Sunday 25th of June 2017 03:51:12 AM

Style Guide

CSS: Style Sheet Guidelines (1)

According to its creators at W3C, Cascading Style Sheets “is a simple mechanism for adding style (e.g. fonts, colors, spacing) to Web documents.” Let's expand that definition to see what it means for Web designers and developers:

  1. CSS is a standard layout language for the Web—one that controls colors, typography, and the size and placement of elements and images.
  2. Though precise and powerful, CSS is easy to author by hand.
  3. It is bandwidth–friendly technology: a single 10K CSS document can control the appearance of an entire website, comprising thousands of pages and hundreds of megabytes. (For an example, see the Sophisticated Style Sheet on page 2.)
  4. CSS is intended by its creators (W3C) to replace HTML table-based layouts, frames, and other presentational hacks.
  5. CSS, together with other web standards such as XHTML, helps us separate style from content, making the Web more accessible, and opening it up to more powerful applications and technologies to come.

Laying out pages with CSS instead of HTML tables—or using CSS simply to replace redundant, non–standard HTML hacks, such as invalid extensions to the <font> tag or the <body> tag—provides the following benefits:

  1. Conserve bandwidth (less markup for visitors to download)
  2. Reduce design/development time
  3. Figure 7-7

    Figure 7-7. Comparative paragraphs

    (Again, the background color helps show the content area, and thedashed lines are for illustrative purposes only.) As Figure 7-7 demonstrates, 10 pixels of space are added toeach side of the content area. This is somewhat similar to using theHSPACE and VSPACE attributes inHTML. In fact, you can use margin to set extraspace around an image. Let's say you want 1 em of spacesurrounding all images:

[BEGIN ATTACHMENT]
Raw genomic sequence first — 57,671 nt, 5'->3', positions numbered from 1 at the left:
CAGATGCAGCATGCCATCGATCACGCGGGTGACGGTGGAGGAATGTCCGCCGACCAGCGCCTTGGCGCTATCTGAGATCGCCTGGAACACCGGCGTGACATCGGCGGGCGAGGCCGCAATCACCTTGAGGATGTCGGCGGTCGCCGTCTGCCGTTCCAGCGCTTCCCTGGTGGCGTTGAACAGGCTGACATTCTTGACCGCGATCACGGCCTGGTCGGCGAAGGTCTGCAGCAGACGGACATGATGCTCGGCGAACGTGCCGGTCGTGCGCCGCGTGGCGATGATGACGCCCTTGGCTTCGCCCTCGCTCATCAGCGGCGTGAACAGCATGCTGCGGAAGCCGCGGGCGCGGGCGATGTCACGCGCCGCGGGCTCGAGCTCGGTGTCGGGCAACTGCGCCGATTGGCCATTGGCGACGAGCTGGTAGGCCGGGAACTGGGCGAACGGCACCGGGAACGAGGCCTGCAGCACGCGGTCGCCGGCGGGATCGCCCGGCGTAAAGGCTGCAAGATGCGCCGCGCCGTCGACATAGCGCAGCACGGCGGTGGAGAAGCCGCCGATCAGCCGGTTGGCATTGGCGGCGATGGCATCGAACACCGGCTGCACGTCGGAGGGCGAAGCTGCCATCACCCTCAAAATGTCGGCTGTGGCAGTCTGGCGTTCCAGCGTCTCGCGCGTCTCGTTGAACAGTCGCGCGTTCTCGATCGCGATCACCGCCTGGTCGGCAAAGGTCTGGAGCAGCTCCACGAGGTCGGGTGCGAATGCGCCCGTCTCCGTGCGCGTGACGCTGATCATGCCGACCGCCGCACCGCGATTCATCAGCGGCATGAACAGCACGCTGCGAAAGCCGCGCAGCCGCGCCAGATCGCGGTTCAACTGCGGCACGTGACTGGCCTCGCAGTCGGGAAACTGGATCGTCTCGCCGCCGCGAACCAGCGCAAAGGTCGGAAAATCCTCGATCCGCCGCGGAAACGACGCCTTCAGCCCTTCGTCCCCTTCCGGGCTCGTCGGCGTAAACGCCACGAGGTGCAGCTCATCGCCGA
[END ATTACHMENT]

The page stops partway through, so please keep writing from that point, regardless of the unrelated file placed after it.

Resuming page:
IMG {margin: 1em;}
  4. Reduce updating and maintenance time
  5. Increased accessibility (fewer, or no, HTML tables; no invalid junk markup)
  6. Adhere to W3C recommendations, improving interoperability and ensuring greater longevity (sites will not become obsolete)
  7. Better, more professional appearance (line–height, borders, padding, margins)
  8. Increased readability (line–height, borders, padding, margins)
  9. More easily transition in future to more powerful standards such as XML (because page content no longer contains junk markup)

On the next page, we explore the basics of CSS and its recommended usage at NYPL. »

« CSS Section Index | CSS Guidelines 2 »

under the CSS specification, and no other browser will do the same thing, so it's best to avoid this altogether.

Even worse, if you try applying padding to inline elements in Navigator 4.x, you get a huge mess. The same sorts of things that happen when you apply margins to inline elements will happen if you apply padding, so it is wise to avoid setting margins, borders, or padding on inline elements.

Opera 3.5 incorrectly permits negativesilver. All this is demonstrated in Figure 10-5.

Figure 10-5

Figure 10-5. Selecting adjacent elements

If you wanted to make any element immediately following anH2 silver, then the universal selector comes intoplay:

H2 + * {color: silver;}

The fact that user agents ignore text between elements can actuallybe used to your advantage in many circumstances. Take, for example, a